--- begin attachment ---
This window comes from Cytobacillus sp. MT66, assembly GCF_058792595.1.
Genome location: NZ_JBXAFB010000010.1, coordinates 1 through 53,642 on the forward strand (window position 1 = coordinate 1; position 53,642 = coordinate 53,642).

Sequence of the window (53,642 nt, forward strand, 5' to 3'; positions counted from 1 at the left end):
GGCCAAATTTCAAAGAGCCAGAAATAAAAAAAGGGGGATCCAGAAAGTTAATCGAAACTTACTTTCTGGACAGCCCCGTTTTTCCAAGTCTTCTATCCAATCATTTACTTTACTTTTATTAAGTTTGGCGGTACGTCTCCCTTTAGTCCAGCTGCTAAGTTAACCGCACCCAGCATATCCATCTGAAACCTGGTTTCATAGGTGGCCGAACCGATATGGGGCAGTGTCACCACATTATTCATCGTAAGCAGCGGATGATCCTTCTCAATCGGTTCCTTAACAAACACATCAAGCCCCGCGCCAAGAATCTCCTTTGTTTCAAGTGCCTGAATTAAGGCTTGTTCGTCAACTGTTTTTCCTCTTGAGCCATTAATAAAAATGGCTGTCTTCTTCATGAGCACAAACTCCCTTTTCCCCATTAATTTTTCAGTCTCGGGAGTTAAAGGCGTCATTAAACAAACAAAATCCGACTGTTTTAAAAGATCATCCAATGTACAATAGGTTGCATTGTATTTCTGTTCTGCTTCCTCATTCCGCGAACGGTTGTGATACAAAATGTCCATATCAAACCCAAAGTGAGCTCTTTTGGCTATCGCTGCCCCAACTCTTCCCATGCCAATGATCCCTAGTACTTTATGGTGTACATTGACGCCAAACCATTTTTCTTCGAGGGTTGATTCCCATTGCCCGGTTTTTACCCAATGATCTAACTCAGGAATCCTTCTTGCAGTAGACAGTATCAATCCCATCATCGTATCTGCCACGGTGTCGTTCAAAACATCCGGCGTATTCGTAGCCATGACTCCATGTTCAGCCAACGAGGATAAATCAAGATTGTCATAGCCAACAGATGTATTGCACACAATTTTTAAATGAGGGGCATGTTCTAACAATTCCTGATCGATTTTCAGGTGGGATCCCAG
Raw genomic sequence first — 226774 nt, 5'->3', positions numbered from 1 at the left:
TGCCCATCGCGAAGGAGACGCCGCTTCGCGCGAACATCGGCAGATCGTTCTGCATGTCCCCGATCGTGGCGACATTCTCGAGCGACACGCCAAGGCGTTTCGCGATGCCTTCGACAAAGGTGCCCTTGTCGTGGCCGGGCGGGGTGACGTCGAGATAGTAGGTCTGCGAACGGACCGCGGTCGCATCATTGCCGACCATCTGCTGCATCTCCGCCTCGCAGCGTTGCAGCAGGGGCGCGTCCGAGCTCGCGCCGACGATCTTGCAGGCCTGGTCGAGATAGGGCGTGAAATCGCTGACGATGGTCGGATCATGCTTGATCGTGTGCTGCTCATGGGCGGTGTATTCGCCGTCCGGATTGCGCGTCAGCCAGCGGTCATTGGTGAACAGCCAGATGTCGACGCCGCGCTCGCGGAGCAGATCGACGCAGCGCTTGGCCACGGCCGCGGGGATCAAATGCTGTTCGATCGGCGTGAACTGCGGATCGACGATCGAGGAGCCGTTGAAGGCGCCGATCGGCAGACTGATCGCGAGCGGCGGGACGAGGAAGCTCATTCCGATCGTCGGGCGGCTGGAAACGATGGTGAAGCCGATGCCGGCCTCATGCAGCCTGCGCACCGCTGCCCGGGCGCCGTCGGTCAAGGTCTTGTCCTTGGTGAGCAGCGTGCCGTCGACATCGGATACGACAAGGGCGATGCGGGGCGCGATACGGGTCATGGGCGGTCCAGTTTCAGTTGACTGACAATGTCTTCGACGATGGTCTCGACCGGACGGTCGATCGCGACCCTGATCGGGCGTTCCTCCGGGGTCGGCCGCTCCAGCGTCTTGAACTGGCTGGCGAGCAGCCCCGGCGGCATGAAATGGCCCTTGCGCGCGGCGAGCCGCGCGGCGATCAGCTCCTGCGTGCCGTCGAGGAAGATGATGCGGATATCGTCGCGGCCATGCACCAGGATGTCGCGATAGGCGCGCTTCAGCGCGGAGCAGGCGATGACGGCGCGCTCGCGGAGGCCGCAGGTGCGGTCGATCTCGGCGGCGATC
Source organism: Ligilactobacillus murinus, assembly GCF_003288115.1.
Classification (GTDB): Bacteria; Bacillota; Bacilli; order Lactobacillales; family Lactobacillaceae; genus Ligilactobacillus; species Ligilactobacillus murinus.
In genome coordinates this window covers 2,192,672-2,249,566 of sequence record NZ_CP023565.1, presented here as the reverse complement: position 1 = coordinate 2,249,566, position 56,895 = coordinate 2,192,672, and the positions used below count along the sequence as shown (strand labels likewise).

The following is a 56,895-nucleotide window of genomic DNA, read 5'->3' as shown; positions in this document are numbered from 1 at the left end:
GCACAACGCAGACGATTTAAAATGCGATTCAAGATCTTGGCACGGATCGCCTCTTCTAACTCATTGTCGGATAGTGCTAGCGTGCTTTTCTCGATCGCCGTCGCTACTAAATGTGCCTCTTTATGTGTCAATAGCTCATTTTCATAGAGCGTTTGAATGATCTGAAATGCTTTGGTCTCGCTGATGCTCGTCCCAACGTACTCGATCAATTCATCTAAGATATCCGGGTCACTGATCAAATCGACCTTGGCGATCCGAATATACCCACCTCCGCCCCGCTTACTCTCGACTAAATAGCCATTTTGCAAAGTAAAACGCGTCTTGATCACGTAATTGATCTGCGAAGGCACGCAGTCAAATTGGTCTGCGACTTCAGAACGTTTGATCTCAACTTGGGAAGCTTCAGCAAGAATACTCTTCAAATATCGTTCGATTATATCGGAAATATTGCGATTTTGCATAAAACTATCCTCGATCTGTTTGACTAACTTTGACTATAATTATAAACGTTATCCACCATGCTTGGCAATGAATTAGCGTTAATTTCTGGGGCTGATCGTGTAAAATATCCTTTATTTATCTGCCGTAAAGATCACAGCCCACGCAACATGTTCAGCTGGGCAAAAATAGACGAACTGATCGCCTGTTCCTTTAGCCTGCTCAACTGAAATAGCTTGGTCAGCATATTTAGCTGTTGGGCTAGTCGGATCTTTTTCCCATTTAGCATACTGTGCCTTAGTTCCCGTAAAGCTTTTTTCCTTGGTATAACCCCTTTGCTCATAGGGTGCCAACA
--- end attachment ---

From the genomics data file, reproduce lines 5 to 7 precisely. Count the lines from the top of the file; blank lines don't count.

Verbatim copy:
Raw genomic sequence first — 226774 nt, 5'->3', positions numbered from 1 at the left:
TGCCCATCGCGAAGGAGACGCCGCTTCGCGCGAACATCGGCAGATCGTTCTGCATGTCCCCGATCGTGGCGACATTCTCGAGCGACACGCCAAGGCGTTTCGCGATGCCTTCGACAAAGGTGCCCTTGTCGTGGCCGGGCGGGGTGACGTCGAGATAGTAGGTCTGCGAACGGACCGCGGTCGCATCATTGCCGACCATCTGCTGCATCTCCGCCTCGCAGCGTTGCAGCAGGGGCGCGTCCGAGCTCGCGCCGACGATCTTGCAGGCCTGGTCGAGATAGGGCGTGAAATCGCTGACGATGGTCGGATCATGCTTGATCGTGTGCTGCTCATGGGCGGTGTATTCGCCGTCCGGATTGCGCGTCAGCCAGCGGTCATTGGTGAACAGCCAGATGTCGACGCCGCGCTCGCGGAGCAGATCGACGCAGCGCTTGGCCACGGCCGCGGGGATCAAATGCTGTTCGATCGGCGTGAACTGCGGATCGACGATCGAGGAGCCGTTGAAGGCGCCGATCGGCAGACTGATCGCGAGCGGCGGGACGAGGAAGCTCATTCCGATCGTCGGGCGGCTGGAAACGATGGTGAAGCCGATGCCGGCCTCATGCAGCCTGCGCACCGCTGCCCGGGCGCCGTCGGTCAAGGTCTTGTCCTTGGTGAGCAGCGTGCCGTCGACATCGGATACGACAAGGGCGATGCGGGGCGCGATACGGGTCATGGGCGGTCCAGTTTCAGTTGACTGACAATGTCTTCGACGATGGTCTCGACCGGACGGTCGATCGCGACCCTGATCGGGCGTTCCTCCGGGGTCGGCCGCTCCAGCGTCTTGAACTGGCTGGCGAGCAGCCCCGGCGGCATGAAATGGCCCTTGCGCGCGGCGAGCCGCGCGGCGATCAGCTCCTGCGTGCCGTCGAGGAAGATGATGCGGATATCGTCGCGGCCATGCACCAGGATGTCGCGATAGGCGCGCTTCAGCGCGGAGCAGGCGATGACGGCGCGCTCGCGGAGGCCGCAGGTGCGGTCGATCTCGGCGGCGATC
Source organism: Ligilactobacillus murinus, assembly GCF_003288115.1.